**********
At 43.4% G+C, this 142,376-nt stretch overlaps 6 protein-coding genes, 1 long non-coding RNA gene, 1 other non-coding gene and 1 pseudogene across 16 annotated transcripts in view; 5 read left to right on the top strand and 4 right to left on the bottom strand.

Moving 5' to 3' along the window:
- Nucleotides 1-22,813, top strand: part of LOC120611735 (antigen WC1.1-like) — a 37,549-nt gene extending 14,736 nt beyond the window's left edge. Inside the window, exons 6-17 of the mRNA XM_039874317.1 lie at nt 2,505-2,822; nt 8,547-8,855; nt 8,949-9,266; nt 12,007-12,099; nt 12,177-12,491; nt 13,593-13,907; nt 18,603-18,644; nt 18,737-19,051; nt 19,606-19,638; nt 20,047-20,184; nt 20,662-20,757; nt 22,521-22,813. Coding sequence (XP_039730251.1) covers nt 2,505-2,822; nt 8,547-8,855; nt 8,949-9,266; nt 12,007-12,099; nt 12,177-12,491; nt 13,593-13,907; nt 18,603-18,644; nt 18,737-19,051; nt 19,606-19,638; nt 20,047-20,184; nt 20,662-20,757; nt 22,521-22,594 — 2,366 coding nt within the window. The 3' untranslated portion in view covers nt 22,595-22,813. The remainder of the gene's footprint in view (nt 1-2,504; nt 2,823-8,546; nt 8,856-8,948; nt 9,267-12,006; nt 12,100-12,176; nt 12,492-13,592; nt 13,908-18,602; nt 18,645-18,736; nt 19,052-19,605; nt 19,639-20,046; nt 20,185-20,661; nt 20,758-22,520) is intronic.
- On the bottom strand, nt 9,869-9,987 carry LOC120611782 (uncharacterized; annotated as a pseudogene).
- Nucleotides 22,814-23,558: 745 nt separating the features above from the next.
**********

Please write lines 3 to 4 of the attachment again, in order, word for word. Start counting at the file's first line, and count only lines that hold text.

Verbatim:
- Nucleotides 1-22,813, top strand: part of LOC120611735 (antigen WC1.1-like) — a 37,549-nt gene extending 14,736 nt beyond the window's left edge. Inside the window, exons 6-17 of the mRNA XM_039874317.1 lie at nt 2,505-2,822; nt 8,547-8,855; nt 8,949-9,266; nt 12,007-12,099; nt 12,177-12,491; nt 13,593-13,907; nt 18,603-18,644; nt 18,737-19,051; nt 19,606-19,638; nt 20,047-20,184; nt 20,662-20,757; nt 22,521-22,813. Coding sequence (XP_039730251.1) covers nt 2,505-2,822; nt 8,547-8,855; nt 8,949-9,266; nt 12,007-12,099; nt 12,177-12,491; nt 13,593-13,907; nt 18,603-18,644; nt 18,737-19,051; nt 19,606-19,638; nt 20,047-20,184; nt 20,662-20,757; nt 22,521-22,594 — 2,366 coding nt within the window. The 3' untranslated portion in view covers nt 22,595-22,813. The remainder of the gene's footprint in view (nt 1-2,504; nt 2,823-8,546; nt 8,856-8,948; nt 9,267-12,006; nt 12,100-12,176; nt 12,492-13,592; nt 13,908-18,602; nt 18,645-18,736; nt 19,052-19,605; nt 19,639-20,046; nt 20,185-20,661; nt 20,758-22,520) is intronic.
- On the bottom strand, nt 9,869-9,987 carry LOC120611782 (uncharacterized; annotated as a pseudogene).